J Med Assoc Thai 2016; 99 (12):1367

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Spinal Gnathostomiasis: A Case Report with Magnetic Resonance Imaging and Electrophysiological Findings
Suksathien R Mail, Kunadison S , Wongfukiat O , Ingkasuthi K

Background: Spinal gnathostomiasis results in serious multiorgan impairments. Magnetic resonance imaging (MRI) and serology help in diagnosis, and assessing the severity and extent of the disease. However, the physiology of neural pathway could not be demonstrated. Electrodiagnosis may have a role in demonstrating the functions of the central and peripheral neural pathways and prognostic assessment of the disease.

Material and Method: An 18-year-old man presented with radicular pain and rapid progressive weakness of lower extremities, leading to paraplegia in three days. A clinical evaluation and laboratory tests, including serology, MRI, and electrodiagnosis, were performed.

Results: The investigation showed L1 paraplegia with urinary retention. The serial MRI of T-spine showed longitudinal T2 hypointense lesion along the lower thoracic spinal cord, representing track-like hemorrhage with spinal cord edema at the onset of symptoms, nodular enhancement of T11-T12 spinal cord, and enhancing and clumping of cauda equina nerve roots in the MRI at two months after the first MRI. The CSF and serum for Gnathostoma antibody were positive. Intravenous corticosteroid and oral albendazole were given. Three months after treatment, the symptoms improved in sensation but not in motor function. The electrodiagnosis was performed. There were very small amplitudes and no response in bilateral tibial and peroneal motor nerve conduction studies (NCS) respectively. The bilateral sural sensory NCS were normal. Neither tibial somato-sensory evoke potentials (SSEP) nor motor evoke potential (MEP) was recorded. No further improvement of patient’s clinical status at eight months after onset was observed.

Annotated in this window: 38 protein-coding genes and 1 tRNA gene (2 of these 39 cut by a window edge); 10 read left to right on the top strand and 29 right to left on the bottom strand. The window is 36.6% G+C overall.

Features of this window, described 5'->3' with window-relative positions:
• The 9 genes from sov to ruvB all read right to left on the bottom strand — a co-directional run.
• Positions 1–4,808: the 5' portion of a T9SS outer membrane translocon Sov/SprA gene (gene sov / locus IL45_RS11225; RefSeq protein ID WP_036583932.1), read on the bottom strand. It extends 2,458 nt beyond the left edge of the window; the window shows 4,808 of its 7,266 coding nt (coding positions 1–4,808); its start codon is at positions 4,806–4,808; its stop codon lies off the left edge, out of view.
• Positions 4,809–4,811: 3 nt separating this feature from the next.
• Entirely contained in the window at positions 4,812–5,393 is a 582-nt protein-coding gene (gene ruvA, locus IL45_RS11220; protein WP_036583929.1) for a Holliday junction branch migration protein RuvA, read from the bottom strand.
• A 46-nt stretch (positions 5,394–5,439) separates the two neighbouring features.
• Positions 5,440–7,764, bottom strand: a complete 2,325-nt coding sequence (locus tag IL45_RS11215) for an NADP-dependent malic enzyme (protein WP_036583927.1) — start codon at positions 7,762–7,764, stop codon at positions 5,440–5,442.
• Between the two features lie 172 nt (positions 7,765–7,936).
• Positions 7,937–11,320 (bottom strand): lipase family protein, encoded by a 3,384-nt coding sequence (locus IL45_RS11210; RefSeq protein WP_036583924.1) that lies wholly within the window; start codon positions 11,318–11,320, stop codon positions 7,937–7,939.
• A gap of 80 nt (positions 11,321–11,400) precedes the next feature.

Conclusion: Electrophysiological findings demonstrated the function of spinal cord and peripheral nerves in the patient with spinal gnathostomiasis. There were correlations between MRI and electrophysiological findings that confirmed pathophysiology of the disease. Absence of SSEP and MEP response correlated with poor neurological outcomes in radiculomyelitis caused by Gnathostoma spp. infection.

Keywords: Spinal cord diseases, Gnathostoma, Magnetic resonance imaging, Electrodiagnosis

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